- Privately held Synlogic Inc. is going public, announcing on Tuesday a reverse merger with a Mirna Therapeutics subsidiary that creates a pre-clinical company with about $82 million in cash at its disposal.
- Synlogic investors will hold onto roughly 83% of the merged business while Mirna shareholders control the rest. The new company's focus will be advancing the bigger owner's two most advanced candidates — one targeting urea cycle disorders (UCDs) and hepatic encephalopathy (HE), the other targeting phenylketonuria (PKU) — into Phase 1 testing.
- Also on Tuesday, Synlogic revealed it raked it $42 Million in Series C financing from a medley of investors, including Aju IB Investment, Atlas Ventures and New Enterprise Associates. "This merger and our recently completed Series C financing are projected to provide the capital to progress our two lead metabolic disease programs through patient proof-of-concept studies as well as advance the development of our earlier product candidates," the company's CEO Carlos Gutierrez-Ramos said in a statement.
The deal comes at an opportune time for microRNA developer Mirna, which has been mulling what to do with itself since dismantling its lead cancer therapy program last fall. The company made that decision following a fizzled Phase 1 trial in which three patients taking the investigational MRX34 died due to serious immune-related side effects.
With its most advanced candidate kaput, Mirna started shopping around for strategic alternatives. That's where Synlogic stepped in.
The Cambridge, Mass.-based drugmaker, which focuses on synthetically engineering bacteria to help regulate the body's digestive system, needed more money to push its UCD and HE medication, SYNB1020, and PKU treatment, SYNB1618, into human testing.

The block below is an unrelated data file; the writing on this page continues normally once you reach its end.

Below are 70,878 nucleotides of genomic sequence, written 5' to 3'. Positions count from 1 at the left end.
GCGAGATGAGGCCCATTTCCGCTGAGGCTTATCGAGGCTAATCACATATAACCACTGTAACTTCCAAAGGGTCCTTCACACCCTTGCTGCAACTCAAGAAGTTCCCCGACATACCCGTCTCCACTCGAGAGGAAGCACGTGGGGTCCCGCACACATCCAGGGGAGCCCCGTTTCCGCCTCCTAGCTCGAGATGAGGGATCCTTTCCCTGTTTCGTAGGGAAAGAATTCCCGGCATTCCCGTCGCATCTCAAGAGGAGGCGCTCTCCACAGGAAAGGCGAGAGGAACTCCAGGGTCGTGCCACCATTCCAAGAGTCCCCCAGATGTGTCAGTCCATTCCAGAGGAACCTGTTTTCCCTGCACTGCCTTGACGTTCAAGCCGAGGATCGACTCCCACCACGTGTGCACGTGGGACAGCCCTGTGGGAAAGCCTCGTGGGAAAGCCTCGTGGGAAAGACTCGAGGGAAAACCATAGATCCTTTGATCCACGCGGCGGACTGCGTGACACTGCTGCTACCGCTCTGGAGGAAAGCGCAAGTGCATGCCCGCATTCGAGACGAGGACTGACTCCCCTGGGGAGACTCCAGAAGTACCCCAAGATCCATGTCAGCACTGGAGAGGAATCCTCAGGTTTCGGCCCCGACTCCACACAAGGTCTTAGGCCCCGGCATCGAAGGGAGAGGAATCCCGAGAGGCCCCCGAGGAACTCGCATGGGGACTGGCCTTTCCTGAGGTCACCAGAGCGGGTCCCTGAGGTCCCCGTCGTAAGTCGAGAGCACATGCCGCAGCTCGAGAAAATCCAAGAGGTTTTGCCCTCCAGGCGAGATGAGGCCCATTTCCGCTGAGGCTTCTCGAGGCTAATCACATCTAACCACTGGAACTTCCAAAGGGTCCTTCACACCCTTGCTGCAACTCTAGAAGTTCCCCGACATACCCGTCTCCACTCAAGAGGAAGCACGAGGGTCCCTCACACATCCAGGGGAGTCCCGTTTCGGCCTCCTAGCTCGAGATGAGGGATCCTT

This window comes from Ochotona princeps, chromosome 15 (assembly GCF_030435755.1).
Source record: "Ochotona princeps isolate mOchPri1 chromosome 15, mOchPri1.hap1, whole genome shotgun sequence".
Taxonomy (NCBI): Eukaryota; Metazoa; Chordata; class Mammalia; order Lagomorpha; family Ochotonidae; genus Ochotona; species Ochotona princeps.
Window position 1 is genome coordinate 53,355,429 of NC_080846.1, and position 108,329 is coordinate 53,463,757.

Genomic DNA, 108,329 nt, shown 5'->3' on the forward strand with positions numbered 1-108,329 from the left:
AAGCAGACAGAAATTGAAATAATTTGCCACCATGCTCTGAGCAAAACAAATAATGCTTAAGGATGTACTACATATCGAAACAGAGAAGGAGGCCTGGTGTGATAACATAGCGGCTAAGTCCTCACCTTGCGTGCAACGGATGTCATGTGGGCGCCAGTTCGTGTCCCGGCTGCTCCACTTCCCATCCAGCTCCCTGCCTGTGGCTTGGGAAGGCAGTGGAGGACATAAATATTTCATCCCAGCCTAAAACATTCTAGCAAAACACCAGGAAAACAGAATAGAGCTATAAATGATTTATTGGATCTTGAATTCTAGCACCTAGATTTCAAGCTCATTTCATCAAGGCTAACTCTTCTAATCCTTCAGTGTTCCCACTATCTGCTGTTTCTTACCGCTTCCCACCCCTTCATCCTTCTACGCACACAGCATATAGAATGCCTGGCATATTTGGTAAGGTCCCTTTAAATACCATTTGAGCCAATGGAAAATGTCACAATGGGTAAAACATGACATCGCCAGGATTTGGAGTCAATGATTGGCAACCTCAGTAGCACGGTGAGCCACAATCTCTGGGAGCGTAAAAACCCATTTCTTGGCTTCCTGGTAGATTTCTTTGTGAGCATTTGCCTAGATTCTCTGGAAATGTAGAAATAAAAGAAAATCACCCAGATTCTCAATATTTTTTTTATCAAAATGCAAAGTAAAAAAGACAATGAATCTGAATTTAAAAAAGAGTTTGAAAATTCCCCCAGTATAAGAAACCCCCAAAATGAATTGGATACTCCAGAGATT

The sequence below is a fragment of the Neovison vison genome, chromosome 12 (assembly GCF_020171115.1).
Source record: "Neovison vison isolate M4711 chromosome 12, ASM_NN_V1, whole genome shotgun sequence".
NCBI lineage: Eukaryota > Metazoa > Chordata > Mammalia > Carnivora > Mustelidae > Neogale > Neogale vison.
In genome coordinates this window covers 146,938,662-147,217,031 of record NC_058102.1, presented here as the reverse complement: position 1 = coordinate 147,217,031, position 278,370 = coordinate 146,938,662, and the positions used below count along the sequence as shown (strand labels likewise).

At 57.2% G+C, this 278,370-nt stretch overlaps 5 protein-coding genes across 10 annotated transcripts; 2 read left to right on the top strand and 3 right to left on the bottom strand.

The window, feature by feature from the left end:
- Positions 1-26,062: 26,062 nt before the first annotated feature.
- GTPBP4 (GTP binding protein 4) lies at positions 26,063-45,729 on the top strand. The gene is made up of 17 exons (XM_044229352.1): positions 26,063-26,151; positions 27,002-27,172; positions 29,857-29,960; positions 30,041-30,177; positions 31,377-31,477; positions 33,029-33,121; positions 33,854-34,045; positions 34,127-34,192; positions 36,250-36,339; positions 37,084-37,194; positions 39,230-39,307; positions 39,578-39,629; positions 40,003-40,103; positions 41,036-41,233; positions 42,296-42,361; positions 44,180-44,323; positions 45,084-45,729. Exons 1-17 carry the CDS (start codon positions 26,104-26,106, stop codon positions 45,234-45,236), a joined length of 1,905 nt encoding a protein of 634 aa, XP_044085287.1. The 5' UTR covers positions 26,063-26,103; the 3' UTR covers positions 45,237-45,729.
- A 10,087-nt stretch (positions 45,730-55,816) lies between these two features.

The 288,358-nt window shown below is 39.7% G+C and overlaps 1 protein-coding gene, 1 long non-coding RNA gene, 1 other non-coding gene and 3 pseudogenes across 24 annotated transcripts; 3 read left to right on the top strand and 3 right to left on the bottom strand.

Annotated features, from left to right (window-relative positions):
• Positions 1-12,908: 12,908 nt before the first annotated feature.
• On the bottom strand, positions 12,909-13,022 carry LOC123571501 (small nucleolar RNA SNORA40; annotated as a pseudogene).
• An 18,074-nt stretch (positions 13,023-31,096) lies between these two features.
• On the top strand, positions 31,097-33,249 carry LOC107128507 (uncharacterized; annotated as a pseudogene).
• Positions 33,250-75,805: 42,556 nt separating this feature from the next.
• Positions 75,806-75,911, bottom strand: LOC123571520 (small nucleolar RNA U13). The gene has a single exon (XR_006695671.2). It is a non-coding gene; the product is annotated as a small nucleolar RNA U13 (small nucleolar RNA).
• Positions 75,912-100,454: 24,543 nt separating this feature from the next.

A reverse merger, in which a private company goes public through M&A, is a means to that end because it gives Synlogic access to more funding opportunities without having to go through the arduous and expensive task of conducting an initial public offering. While the $17 million in cash and cash equivalents Mirna reported having as of March 31 could help fund clinical development, the promise of a NASDAQ stock ticker was the real bounty Synlogic sought.
The companies expect to complete their deal sometime in the third quarter. The merged business will still be called Synlogic, and Gutierrez-Ramos will stay on as its chief. The new Synlogic will have a seven-member board of directors, with two coming from Mirna's current board.
Synlogic will also stay trading on the NASDAQ, though its ticker symbol is yet to be determined.
As for its pipeline, the new company anticipates starting a Phase 1 study of SYNB1020 no later than mid-2017.
Synlogic's work is part of the growing field of microbiome research, which analyzes the vast array and dynamics of microbes housed in the stomach and digestive system. The space has grabbed the interest of big pharma and small biotechs alike. In November, for example, Bristol-Myers Squibb paid $15 million upfront to Enterome as part of a partnership aimed at finding immuno-oncology treatments in the microbiome.